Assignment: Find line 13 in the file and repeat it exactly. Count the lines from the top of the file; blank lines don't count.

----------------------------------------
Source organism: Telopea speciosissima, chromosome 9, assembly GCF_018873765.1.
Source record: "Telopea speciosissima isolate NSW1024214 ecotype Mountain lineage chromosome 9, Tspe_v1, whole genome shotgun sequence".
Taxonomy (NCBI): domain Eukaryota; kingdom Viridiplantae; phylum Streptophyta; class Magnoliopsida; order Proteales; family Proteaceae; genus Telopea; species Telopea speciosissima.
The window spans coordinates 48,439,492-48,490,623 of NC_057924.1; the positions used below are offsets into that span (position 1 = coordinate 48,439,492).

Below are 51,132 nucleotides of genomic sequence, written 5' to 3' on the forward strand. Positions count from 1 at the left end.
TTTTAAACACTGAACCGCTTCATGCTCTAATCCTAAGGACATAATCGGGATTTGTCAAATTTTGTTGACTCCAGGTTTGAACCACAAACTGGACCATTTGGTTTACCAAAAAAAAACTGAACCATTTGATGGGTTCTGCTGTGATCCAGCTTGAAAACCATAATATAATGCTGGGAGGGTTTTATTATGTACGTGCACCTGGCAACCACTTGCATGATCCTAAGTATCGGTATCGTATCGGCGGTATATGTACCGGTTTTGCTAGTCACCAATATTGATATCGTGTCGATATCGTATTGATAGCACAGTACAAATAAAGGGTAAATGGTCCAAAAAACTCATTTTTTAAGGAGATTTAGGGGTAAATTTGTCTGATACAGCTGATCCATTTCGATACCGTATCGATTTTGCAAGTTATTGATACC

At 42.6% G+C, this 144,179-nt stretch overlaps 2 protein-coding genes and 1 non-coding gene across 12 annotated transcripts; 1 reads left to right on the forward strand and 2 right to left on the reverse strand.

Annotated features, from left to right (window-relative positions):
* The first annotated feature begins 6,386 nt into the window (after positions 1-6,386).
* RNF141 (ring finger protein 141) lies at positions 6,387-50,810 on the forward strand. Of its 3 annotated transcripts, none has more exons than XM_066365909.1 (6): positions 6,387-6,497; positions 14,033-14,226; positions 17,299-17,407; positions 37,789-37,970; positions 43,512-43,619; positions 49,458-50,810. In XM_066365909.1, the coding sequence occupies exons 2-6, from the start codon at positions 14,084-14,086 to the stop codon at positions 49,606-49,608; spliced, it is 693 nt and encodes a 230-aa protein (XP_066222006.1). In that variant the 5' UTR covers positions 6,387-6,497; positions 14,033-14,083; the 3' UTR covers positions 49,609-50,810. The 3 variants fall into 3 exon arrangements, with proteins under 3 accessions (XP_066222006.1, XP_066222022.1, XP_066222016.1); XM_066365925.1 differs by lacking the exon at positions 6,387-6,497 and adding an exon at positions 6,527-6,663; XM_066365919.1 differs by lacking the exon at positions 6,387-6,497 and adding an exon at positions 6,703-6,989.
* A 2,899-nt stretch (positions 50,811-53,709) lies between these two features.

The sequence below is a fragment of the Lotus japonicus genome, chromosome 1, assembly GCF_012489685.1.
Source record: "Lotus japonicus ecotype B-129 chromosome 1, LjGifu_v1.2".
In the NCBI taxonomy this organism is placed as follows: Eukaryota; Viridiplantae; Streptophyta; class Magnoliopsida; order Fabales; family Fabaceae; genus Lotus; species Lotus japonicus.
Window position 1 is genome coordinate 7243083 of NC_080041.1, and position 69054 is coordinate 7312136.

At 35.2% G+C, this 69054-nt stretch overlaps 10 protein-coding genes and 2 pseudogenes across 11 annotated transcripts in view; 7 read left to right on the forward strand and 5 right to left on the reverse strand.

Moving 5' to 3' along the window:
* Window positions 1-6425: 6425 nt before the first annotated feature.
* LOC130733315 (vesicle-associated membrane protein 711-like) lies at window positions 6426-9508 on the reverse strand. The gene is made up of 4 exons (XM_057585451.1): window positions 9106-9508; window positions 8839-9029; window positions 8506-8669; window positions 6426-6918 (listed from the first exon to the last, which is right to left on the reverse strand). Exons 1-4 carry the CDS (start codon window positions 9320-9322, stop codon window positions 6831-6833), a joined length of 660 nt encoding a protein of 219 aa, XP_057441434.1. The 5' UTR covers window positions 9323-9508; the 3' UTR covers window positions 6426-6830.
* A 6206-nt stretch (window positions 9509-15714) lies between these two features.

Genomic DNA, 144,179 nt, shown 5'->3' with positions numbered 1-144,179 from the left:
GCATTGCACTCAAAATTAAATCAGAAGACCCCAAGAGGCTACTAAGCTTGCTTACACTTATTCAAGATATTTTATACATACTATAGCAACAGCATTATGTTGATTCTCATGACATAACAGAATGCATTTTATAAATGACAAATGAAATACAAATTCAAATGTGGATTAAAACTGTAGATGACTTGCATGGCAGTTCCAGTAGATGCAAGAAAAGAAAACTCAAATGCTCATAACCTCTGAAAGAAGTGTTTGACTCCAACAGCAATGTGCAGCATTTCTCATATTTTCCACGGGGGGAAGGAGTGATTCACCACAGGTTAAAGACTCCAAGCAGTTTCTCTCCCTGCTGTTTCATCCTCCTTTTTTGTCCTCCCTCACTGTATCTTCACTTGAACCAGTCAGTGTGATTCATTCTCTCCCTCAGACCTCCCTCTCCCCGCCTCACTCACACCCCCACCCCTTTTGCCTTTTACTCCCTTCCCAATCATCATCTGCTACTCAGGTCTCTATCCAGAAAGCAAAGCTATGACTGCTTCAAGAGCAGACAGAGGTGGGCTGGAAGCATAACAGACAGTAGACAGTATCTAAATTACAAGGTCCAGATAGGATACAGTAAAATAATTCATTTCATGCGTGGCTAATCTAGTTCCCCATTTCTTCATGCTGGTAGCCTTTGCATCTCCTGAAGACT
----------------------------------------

Source record: "Lotus japonicus ecotype B-129 chromosome 1, LjGifu_v1.2".